How do asthma medications work?

Woman using an asthma inhaler indoors. Using medication during an asthma attack.

More than 10% of adult Tennesseans have asthma. You’ve probably seen people having trouble breathing and then, after using an inhaler, breathe normally. How do asthma medications work?

To find out, WellTuned spoke with Dr. Jamiyla Bracey, a pharmacist with BlueCross BlueShield of Tennessee.

Asthma medications

Dr. Bracey: Asthma is a chronic condition of the lungs that causes trouble breathing, wheezing, coughing and tightness in the chest. Medication can help you feel better and manage your asthma symptoms. Most people with asthma use a combination of quick-relief or rescue medications and long term or control medications. Here’s how they work:

Quick-relief asthma medications

When experiencing an asthma attack, you’ll typically take one of a variety of short-acting bronchodilators. They help relax the muscles around your airways to make it easier to breathe normally again. Short-acting medications, like albuterol or ipratropium, are often taken through an inhaler or a nebulizer. One inhaled treatment, Combivent, even incorporates both albuterol and ipratropium.

Short-acting medications usually start working within 5-15 minutes, but the effects only last 4-6 hours. They also have possible side effects, including increased heart rate, shaky feelings and upset stomach.

Long-term/control asthma medications

Doctors often prescribe long-term medications to help slow down the progression of your asthma. These medications can also prevent symptoms from occurring.

Long-term medications include:

  • Long-acting beta agonist (LABA)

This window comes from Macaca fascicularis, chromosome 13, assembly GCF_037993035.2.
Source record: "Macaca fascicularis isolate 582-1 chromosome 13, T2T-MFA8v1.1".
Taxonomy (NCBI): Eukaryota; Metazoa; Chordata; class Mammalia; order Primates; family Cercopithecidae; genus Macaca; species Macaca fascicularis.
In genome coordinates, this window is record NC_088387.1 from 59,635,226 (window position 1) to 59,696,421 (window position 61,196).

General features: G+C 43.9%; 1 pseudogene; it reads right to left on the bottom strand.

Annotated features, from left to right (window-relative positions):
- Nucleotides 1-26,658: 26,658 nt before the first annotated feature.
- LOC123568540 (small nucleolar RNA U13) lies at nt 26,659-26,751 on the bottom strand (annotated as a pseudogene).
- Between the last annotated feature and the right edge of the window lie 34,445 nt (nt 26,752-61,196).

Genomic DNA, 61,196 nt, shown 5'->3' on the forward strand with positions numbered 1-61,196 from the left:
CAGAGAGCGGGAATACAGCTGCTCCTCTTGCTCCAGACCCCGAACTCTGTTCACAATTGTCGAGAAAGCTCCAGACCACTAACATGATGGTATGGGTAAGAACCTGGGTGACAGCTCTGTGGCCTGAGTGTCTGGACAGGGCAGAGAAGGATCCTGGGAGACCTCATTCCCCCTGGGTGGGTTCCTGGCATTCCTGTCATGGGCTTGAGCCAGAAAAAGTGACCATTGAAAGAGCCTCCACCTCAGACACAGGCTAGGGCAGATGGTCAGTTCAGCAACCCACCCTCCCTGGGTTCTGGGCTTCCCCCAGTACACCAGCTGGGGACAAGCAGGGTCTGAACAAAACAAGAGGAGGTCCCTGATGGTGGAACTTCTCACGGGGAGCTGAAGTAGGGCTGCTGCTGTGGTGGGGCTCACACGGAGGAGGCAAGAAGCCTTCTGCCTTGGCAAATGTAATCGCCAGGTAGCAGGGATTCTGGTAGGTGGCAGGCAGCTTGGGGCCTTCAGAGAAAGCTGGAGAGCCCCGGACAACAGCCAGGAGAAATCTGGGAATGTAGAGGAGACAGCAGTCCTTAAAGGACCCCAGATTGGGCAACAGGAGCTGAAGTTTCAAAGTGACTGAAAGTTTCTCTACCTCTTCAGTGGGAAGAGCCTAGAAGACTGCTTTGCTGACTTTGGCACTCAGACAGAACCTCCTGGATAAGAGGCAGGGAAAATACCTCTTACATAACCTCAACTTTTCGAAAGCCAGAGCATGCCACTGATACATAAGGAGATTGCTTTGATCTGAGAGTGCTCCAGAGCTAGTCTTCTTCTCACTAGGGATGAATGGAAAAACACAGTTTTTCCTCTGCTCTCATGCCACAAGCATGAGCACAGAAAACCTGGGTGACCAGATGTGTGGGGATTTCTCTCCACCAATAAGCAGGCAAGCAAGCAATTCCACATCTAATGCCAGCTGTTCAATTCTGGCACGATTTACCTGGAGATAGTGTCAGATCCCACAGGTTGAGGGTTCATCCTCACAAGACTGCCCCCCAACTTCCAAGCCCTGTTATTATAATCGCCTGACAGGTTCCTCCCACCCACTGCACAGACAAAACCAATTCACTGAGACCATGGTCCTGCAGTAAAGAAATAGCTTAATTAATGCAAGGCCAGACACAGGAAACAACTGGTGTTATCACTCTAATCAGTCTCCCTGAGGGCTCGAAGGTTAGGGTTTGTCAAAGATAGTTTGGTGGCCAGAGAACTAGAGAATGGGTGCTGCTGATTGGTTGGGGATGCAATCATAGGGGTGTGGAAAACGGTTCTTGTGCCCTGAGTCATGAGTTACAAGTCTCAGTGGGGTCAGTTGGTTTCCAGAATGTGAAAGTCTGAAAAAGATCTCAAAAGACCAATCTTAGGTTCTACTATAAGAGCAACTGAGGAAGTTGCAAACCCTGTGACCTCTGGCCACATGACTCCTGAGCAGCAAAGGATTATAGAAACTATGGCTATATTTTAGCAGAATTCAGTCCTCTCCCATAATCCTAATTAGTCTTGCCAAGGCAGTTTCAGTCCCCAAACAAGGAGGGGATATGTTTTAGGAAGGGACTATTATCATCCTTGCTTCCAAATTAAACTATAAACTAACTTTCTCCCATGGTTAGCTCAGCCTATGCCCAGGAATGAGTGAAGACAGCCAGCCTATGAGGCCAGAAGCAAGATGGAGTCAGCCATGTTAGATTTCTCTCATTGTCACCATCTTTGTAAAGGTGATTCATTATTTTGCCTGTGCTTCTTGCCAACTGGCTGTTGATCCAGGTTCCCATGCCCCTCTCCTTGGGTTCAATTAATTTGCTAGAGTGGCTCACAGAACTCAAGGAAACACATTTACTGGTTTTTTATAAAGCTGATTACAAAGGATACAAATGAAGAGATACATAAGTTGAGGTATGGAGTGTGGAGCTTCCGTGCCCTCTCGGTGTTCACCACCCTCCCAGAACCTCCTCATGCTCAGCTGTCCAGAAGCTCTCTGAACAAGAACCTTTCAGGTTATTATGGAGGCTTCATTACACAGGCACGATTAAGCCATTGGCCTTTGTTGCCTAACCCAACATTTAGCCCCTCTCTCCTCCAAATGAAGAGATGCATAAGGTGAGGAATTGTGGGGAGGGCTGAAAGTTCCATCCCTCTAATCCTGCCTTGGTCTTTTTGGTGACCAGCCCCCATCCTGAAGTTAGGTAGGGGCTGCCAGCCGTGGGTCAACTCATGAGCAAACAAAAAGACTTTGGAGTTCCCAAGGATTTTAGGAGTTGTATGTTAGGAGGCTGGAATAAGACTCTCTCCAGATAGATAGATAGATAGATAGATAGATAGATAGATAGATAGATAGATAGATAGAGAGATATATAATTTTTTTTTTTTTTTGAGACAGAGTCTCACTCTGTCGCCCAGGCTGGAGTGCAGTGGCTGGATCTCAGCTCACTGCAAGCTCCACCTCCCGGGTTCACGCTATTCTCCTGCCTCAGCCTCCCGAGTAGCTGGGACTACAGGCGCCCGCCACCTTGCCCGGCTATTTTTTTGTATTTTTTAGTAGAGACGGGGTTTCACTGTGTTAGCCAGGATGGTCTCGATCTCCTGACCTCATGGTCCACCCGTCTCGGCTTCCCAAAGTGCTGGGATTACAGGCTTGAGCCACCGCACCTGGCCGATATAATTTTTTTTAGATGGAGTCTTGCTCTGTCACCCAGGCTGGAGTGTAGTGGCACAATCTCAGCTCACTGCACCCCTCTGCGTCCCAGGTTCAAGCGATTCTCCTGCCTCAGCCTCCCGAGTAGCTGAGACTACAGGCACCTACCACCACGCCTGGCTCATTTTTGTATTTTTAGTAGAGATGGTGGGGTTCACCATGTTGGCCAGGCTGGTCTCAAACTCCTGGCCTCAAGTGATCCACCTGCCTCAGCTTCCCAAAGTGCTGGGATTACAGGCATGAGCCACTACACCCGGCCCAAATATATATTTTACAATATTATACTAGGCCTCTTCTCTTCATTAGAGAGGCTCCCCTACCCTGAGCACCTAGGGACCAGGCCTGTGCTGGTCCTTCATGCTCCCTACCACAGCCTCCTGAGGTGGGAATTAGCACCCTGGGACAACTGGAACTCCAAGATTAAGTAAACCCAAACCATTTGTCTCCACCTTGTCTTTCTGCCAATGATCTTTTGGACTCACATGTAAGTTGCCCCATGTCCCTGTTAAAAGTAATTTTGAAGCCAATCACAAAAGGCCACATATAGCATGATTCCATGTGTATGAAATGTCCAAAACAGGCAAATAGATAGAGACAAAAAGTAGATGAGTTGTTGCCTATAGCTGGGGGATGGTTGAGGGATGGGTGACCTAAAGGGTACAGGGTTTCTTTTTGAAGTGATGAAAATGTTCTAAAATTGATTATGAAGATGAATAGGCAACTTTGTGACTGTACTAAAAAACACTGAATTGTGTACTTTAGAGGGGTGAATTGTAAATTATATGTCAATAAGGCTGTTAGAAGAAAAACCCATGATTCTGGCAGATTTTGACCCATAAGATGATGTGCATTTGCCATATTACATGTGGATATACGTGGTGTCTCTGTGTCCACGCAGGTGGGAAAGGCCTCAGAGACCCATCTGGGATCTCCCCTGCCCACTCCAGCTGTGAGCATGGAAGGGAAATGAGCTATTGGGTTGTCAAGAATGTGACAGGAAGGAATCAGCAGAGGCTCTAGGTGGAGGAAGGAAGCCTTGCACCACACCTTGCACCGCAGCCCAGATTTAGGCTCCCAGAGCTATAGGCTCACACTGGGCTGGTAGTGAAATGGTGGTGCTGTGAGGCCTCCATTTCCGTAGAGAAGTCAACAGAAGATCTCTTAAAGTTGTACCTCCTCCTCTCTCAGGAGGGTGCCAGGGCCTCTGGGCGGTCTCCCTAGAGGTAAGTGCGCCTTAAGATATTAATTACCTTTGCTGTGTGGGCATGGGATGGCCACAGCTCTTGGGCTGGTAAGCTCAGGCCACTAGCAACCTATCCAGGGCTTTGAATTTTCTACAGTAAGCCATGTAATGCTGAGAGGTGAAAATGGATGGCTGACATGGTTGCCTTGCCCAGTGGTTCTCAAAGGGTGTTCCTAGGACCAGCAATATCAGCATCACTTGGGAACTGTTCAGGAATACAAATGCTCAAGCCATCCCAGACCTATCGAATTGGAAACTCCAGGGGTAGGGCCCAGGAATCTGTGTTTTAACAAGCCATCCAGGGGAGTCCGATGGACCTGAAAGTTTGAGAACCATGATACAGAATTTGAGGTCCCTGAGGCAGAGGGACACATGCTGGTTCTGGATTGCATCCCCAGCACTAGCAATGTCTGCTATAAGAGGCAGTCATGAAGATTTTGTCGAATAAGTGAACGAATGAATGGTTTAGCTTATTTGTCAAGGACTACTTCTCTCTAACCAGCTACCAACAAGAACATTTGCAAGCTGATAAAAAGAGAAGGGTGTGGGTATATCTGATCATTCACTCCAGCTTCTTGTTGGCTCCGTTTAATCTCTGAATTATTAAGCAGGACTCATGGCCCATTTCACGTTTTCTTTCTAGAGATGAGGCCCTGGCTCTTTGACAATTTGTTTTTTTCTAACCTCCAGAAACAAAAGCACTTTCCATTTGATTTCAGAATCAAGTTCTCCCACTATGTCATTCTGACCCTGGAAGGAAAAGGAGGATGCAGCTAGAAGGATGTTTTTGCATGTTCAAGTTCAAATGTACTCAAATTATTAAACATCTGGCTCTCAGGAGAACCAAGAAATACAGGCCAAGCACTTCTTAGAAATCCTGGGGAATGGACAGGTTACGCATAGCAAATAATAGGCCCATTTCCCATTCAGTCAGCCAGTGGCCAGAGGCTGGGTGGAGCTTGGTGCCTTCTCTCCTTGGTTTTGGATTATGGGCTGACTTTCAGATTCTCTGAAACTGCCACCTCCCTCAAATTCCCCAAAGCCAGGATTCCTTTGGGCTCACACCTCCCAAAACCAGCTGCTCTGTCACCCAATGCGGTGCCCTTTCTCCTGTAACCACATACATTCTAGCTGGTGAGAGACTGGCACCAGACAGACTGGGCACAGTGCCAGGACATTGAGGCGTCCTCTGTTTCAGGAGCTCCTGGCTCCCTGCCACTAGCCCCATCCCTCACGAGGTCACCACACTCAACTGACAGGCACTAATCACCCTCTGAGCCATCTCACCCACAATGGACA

• Leukotriene modifier (or leukotriene receptor agonist)
  • Long-acting muscarinic antagonist (LAMA)
  • Theophylline
  • Inhaled corticosteroid
  • Combination treatments that include two or three medications

While some long-acting medications may be inhaled, they don’t provide immediate relief. You can think of these medications as prevention strategies. You’re trying to stay ahead of your disease and prevent the need to use your rescue inhaler. For that reason, consistency is key with control medications.

For example, your doctor might prescribe a daily dose of Singulair (montelukast). This drug helps block the action of the chemical that your body releases when it encounters an allergen. It can be effective over the long term, but you’ll need to take it as prescribed.

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Other asthma medications

Dr. Bracey: Everyone is different, so medication needs will vary. Depending on the type and severity of asthma, you might need to also use other medications. These may include:

  • Allergy-induced asthma medications
  • Antibiotics to treat bacterial infections that might cause asthma flare-ups
  • Biologics, which may be used to help manage severe asthma symptoms

Follow your asthma treatment plan for best results

Dr. Bracey: Everyone with asthma should have an asthma treatment plan, or asthma action plan. Your doctor can help you create a plan that addresses your personal situation. Your plan should also include information about when you should seek emergency help.

It’s important to follow your asthma treatment plan to get the best results. Take your control medications as prescribed. Let your doctor know if you’re reaching for your quick-acting medication more than a couple of times each week. If so, you may need to alter your treatment plan.

“Staying on track with your asthma treatment plan will help you maintain the best possible quality of life,” says Dr. Bracey.

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Jennifer Larson

Jennifer Larson is Nashville-based writer and editor with nearly 20 years of experience. She specializes in health care and family issues.

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